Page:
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Testimony: Defense Department predatory lending report seriously flawed

September 14, 2006 - Washington, D.C.

Mr. Chairman and members of the Committee, it is a distinct honor to appear before you today. My name is Hilary Miller, and I am president of the Payday Loan Bar Association. I am here today as an expert in subprime lending, and I appear on behalf of the payday-advance industry's national trade association, the Community Financial Services Association of America ("CFSA").

Our bar association and CFSA both subscribe to the highest principles of ethical and fair treatment of borrowers. CFSA represents owners of approximately half of the estimated 22,000 payday-advance retail outlets in the United States. CFSA has established--and, critically, enforces among its members--responsible industry practices and appropriate consumer rights and protections, including special protections for the benefit of military personnel.

There are serious flaws in the Defense Department's recent Report on Predatory Lending Practices Directed at Members of the Armed Forces and Their Dependents (the "DoD Report"). Those flaws involve fundamental matters of both methodology and policy.

Decisions having potentially far-reaching implications regarding the cost and availability of consumer credit used by members of the Armed Forces must be reached only after careful gathering of data from a variety of sources and even-handed analysis of such data.

By failing to synthesize information from balanced sources--and by systematically excluding any input from independent economists, consumer-credit experts or the industry itself--the DoD Report presents the views only of opponents of the kinds of lending discussed.

The result is a biased, inaccurate and incomplete picture of the market for such credit, of the industry's practices and, most importantly, of the likely impact on military consumers were the DoD Report's recommendations to be adopted.

A flawed report was perhaps predictable in light of the original directive of Congress that the Secretary of Defense consult with "representatives of military charity organizations and consumer organizations" but not with industry representatives, economists or consumer-credit experts. Section 579 of the National Defense Authorization Act for Fiscal Year 2006, P.L. 109-163, 119 Stat. 3276-77 (the "2006 Act").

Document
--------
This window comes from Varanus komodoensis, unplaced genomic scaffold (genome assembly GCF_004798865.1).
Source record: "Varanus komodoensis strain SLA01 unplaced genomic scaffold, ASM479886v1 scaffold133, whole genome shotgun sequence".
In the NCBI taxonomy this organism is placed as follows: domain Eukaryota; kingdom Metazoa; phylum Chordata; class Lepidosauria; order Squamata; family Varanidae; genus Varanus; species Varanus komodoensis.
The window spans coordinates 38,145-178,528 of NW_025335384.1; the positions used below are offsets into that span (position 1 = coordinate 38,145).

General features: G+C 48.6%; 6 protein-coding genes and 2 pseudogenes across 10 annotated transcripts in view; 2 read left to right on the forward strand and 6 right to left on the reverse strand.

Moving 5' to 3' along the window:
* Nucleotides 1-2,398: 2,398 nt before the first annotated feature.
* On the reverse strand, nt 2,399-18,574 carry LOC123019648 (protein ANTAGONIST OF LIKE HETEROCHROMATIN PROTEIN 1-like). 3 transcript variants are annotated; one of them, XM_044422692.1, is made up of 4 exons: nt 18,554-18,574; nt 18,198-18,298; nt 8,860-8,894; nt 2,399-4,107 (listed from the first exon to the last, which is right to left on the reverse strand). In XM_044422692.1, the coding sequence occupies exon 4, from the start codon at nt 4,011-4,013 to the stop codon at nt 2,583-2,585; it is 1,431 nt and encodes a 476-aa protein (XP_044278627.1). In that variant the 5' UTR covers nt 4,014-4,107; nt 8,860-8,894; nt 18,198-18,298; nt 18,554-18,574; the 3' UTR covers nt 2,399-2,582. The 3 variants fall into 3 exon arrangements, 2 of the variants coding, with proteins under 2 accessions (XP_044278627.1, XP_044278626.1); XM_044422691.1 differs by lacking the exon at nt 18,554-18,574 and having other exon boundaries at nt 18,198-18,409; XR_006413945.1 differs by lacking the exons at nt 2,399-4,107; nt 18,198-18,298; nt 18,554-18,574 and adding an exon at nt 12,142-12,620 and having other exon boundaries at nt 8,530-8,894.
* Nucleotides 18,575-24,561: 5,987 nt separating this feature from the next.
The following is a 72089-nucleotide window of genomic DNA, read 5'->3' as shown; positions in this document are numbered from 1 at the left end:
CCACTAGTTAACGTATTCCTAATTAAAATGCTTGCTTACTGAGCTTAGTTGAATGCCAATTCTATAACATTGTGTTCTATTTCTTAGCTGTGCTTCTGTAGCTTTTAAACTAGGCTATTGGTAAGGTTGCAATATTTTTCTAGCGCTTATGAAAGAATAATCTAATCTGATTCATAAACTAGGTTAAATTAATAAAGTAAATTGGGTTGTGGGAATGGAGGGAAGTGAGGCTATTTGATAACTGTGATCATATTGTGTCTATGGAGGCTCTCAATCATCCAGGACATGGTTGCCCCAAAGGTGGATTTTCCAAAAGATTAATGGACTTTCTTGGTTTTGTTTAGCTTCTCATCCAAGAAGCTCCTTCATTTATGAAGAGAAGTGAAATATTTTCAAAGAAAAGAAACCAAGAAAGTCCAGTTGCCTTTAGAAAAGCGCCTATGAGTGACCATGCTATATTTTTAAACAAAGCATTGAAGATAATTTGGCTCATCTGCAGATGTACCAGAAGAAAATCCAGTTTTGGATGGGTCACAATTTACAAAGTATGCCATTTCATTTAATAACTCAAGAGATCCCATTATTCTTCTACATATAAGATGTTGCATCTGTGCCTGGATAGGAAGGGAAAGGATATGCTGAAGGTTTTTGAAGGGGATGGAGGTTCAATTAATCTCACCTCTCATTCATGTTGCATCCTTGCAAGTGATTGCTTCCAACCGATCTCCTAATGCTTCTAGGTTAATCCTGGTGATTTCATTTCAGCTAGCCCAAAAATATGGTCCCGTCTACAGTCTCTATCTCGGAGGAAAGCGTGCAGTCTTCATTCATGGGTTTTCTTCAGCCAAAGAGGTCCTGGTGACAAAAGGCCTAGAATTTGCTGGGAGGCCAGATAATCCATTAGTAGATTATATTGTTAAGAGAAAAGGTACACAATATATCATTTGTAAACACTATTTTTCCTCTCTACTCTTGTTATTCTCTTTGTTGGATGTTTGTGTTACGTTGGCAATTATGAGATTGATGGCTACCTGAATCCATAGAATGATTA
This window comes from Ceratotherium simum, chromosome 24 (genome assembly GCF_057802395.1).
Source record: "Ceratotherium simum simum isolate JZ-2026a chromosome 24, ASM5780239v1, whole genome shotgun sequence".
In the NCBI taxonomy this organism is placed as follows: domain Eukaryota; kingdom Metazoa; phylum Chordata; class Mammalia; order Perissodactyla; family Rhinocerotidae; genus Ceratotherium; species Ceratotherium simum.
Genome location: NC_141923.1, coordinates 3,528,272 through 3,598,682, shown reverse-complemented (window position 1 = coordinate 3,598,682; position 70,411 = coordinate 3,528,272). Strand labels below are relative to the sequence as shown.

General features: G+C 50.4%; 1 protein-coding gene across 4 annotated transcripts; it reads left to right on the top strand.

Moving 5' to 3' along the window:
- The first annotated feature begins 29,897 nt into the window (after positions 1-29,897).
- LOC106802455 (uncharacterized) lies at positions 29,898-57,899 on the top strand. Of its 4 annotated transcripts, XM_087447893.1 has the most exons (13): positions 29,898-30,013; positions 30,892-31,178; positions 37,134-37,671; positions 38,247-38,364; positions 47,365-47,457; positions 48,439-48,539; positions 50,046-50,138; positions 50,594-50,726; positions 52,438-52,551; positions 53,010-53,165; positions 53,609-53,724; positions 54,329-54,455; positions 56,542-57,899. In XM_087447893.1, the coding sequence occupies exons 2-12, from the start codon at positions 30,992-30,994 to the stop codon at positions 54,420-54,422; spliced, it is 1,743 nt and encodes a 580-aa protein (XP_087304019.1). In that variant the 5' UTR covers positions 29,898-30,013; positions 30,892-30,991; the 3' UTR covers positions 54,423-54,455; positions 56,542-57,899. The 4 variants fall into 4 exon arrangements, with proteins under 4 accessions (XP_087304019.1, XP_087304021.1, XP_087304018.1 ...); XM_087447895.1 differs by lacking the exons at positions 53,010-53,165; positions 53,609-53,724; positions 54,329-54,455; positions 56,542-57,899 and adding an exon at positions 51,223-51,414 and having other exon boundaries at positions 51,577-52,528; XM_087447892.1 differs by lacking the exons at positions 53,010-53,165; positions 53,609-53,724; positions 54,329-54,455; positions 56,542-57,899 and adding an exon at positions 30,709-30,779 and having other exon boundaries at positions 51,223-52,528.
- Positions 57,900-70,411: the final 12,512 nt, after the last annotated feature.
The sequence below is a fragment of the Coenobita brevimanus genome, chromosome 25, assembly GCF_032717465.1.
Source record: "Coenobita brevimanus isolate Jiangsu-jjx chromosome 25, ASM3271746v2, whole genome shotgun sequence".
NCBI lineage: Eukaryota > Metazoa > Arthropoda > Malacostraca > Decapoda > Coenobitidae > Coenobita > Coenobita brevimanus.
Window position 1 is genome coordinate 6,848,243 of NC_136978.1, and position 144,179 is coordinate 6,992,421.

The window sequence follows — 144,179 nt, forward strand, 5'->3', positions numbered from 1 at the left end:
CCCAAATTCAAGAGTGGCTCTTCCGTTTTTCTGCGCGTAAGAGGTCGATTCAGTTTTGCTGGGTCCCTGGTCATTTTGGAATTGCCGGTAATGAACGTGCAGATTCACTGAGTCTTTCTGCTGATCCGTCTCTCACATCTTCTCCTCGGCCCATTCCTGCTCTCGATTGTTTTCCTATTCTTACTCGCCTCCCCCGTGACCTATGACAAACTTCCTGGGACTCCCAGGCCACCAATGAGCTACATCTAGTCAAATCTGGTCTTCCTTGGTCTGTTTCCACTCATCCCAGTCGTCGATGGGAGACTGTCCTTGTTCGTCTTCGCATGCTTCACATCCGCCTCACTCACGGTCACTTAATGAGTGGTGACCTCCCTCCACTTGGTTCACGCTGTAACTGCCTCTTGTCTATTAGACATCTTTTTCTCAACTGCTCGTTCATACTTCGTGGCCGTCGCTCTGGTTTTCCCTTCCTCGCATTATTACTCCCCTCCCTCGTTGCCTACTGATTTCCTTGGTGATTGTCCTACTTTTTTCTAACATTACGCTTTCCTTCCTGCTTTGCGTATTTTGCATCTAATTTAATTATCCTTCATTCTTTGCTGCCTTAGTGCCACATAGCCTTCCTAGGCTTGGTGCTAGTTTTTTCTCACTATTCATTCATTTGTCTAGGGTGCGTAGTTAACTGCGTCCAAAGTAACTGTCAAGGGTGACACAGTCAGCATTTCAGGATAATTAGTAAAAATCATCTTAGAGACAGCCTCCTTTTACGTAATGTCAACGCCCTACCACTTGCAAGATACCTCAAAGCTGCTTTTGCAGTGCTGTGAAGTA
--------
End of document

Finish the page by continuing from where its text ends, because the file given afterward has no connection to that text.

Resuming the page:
The language of the report reveals the author's bias. Instead of providing an objective explanation of his findings, the author frequently employs normative and emotionally charged terms to describe subprime lending, thereby suggesting--without a basis in research--that such lending is a societal evil.

Our industry has a vital interest in making sure that military borrowers can repay their loans, for one simple reason: as lenders, we only make money when our borrowers repay us. If they do not pay, not only do we fail to collect their finance charges--which the DoD criticizes--but we also lose many times those charges in loan principal. In short, it is contrary to our interests to have service members get into trouble with their loans. And the reason we lend to military borrowers at all is that the entirety of the available scientific data suggest that only a tiny percentage of military borrowers actually do get into trouble with payday loans. Anecdotes derived from a non-representative sample of this small group are now being used to drive public policy for the much larger numbers of military borrowers who use payday loans for their intended purpose and who repay their loans on time.

Here are some of the DoD Report's principal flaws:

  1. The DoD report determines that payday loans are "predatory" solely by uncritically adopting eight factors used by a vociferous opponent of the industry, the Center for Responsible Lending, without making an independent determination that such loans are "unfair" or "abusive" as required by the applicable statute. No other recognized authority has adopted these factors.
  2. According to DoD's own internal data, fewer than 5% of service members have had a payday loan.
  3. Because fewer than 6% of payday loans ultimately default, at most 6% of that 5%, or 0.3%, of all service members have experienced financial difficulty with a pay-day loan. In other words, 99.7% of service members have either not had a payday loan or experience no financial difficulties with payday loans. There is simply no statistical evidence that payday loans contribute to military readiness problems to any measurable degree.
  4. Although some service members with financial problems have taken out payday loans, DoD has presented no data showing that payday loans cause financial problems. Payday loans are intended to solve short-term financial problems, and the overwhelming majority of users employ them in that manner.
  5. DoD's data regarding asserted hardship relating to payday loans consist of a mere 12 anecdotes drawn from the experiences of 1,400,000 or more service members.
  6. For a sample of service members with payday loans who have experienced bankruptcy, payday loans account for less than 4% of their total liabilities, and the financial difficulties suffered by such service members manifestly relate to preexisting (i.e., non-payday-loan) factors.
  7. DoD's data regarding "targeting" of service members by payday lenders are flawed because they do not control for demographics and fail to include tests of statistical significance. The "targeting" argument assumes, in defiance of logic, that the industry would commit disproportionate resources to customers who account for only 1% of revenues.
  8. Service members appreciate the convenience and ease of obtaining a payday loan; 78% of service members with payday loans agree that "most people benefit from the use of credit."
  9. DoD's principal recommendation is to reduce the maximum permissible charge on such loans to 36%, which is below lenders' marginal cost--thereby driving legitimate, regulated lenders out of the market and compelling borrowers to deal with illegal lenders. Those lenders would just as likely pursue illegal collection methods.